[ExI] Some recent thoughts on minarchism

Rafal Smigrodzki rafal.smigrodzki at gmail.com
Sun Jan 23 04:52:23 UTC 2022

By temperament I am quite attracted to anarcho-capitalism as the ideal form
of governance but I recognize that for it to flourish some rather special
conditions are necessary. Failing that, minarchism or the minimal state
seems like a great idea.

What is a "minimal state"? How to determine what should be the purview of
the state and what must be left for other forms of organization to

Let me start out with efficiency. The minimal state is the one that is more
efficient than alternatives that have either a smaller or larger scope of
action. Perhaps I should call it the "optimal state" or "optimarchism",
since I seek to optimize based on empirical and theoretical insights,
rather than minimize as a matter of ideology but for the sake of continuity
I will eschew neologisms. Efficiency here is the degree to which the goals
of the individuals that comprise the society are fulfilled under the given

Generally, the state as a form of organization is inefficient in achieving
goals of individuals, due to its long feedback loops, lack of
experimentation, lack of a meaningful exit option and other issues,
compared to e.g. markets. This creates a strong presumption in favor of
limiting the scope of state action but empirically we also know that some
pressing social problems have not been adequately addressed by markets or
intra-family interactions, so a reasonable person may support the existence
of a state to take care of those non-market-able issues.

Traditionally minarchist theory was based on the non-aggression principle
and led to the endorsement of state action in collective defense, courts
and the police. I think this is a superficial approach, since it fails to
tie in to the determinants of efficiency and also it is subject to
mission-creep. A more appropriate justification for the state would not
only seek to maximize efficiency but would also create a strong Schelling
point around the extent of state action that would minimize political
transaction costs and be stable.

Whatever inefficiencies exist in state action, the state is actually
reasonably good at one thing - keeping other states from arising or
encroaching on the society. A state lives and dies by its ability to fight
off other states, and as a result most modern states are evolved to keep
other states at bay - or else they get gobbled up by their neighbors. It is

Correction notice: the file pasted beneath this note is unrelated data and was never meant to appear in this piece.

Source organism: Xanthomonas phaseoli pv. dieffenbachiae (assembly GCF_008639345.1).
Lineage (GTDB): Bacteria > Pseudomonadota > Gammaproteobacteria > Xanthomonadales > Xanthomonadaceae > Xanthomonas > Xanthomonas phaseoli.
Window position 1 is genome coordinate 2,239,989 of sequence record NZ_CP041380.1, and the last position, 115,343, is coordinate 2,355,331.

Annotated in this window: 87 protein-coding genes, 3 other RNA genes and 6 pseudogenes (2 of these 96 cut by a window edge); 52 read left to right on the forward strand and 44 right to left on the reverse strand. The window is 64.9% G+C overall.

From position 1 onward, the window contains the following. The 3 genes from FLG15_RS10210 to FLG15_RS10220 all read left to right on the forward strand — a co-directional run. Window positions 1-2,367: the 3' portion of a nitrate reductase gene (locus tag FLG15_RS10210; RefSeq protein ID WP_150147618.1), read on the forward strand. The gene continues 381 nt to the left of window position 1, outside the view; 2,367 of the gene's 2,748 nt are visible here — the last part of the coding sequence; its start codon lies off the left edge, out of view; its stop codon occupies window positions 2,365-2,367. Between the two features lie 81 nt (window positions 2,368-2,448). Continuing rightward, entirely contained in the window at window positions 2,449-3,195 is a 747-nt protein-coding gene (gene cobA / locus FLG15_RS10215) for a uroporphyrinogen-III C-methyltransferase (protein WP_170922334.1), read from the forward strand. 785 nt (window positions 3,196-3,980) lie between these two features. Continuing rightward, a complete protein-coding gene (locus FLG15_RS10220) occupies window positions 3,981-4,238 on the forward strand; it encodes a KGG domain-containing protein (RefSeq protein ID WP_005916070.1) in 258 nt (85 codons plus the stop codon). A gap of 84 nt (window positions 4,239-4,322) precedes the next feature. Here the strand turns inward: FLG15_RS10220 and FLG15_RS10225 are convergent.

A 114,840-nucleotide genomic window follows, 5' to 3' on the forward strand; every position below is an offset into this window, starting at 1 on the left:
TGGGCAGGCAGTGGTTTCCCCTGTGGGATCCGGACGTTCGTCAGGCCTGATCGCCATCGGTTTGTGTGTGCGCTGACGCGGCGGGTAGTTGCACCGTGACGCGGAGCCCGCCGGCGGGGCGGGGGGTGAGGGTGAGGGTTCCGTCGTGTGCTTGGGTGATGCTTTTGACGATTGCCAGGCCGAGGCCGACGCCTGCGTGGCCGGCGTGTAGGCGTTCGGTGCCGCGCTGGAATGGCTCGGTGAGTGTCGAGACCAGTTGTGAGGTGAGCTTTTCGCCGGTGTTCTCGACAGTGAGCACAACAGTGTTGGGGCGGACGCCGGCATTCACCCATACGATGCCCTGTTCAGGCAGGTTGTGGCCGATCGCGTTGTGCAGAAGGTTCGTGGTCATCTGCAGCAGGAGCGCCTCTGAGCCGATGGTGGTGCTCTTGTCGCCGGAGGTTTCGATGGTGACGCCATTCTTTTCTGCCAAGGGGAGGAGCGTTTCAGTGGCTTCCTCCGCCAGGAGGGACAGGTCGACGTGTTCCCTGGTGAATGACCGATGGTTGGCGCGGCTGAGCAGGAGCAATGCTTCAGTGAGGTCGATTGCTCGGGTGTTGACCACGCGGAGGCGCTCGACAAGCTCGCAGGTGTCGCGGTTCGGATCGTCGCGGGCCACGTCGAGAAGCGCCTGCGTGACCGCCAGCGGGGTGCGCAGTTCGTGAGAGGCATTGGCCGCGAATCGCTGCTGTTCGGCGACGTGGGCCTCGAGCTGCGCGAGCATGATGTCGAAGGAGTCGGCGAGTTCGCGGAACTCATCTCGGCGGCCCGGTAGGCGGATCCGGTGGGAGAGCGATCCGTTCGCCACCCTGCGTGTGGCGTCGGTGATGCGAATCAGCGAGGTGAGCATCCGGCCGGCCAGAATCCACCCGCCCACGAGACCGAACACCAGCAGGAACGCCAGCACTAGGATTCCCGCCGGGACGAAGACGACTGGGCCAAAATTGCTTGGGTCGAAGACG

useful to recognize this particular capability of the state and to use it
as the basis for further thinking.

Let me thus propose the following principle: *The proper scope of state
action is only to survive*.

Under this principle the state may take any and all actions it needs to
stop other states or non-state actors from taking its territory, usurping
its sovereignty and asserting state or state-like control over the society.
Equally so, the state may not take any other action, regardless of whether
such action might provide benefits to some or even all members of the

This is a very peculiar way of looking at the state - it's
self-referential, it creates a purpose for the state that does not aim to
better the society, it only promises to keep other states off the society's
back. It does not depend on any particular moral vision, does not create
any task-specific duties or limitations (like the enumerated powers, or
provisions for social services enshrined in constitutions around the
world), it only makes one promise - keep other states out, no more, no
less. And yet, despite (or maybe because) of its concise nature, it could
create a strong Schelling point that would remain valid in a wide array of
possible internal and external conditions and that Schelling point could be
understood and acted upon by both the society at large and by the men of
the state.

In times of extreme strife the surviving state would legitimately claim
extreme powers - draft, confiscation, wartime communism, even (in truly
horrendous and unusual situations) censorship. This would be the
totalitarian state, subsuming all of the society to the task of its own
survival. But then, as the enemies slink away from the gates, the same
principle of state survival would mandate a gradual limitation and
dismantling of its control over the society, up to and including leaving
just a skeleton crew manning the nuclear deterrent force, with life and
property firmly in the hands of individuals and their non-state

This principle would be a beacon to provide a direction for all men, the
same in times of war and in times of peace, which is a clear improvement
over many current ideas that introduce a tension between individual freedom
and collective security and fail to give us a common way of framing and
understanding this very complex part of reality.

I am not a scholar and I am not broadly familiar with the literature
relevant to this field of political theory. In retrospect, the principle I
enunciated is quite obvious, so I am sure many others had the same idea
before me. If anyone here reading it knows of any previous proponents, tell
me, so I can acknowledge them.

Comments are welcome.

-------------- next part --------------
An HTML attachment was scrubbed...
URL: <http://lists.extropy.org/pipermail/extropy-chat/attachments/20220122/636d172d/attachment.htm>

More information about the extropy-chat mailing list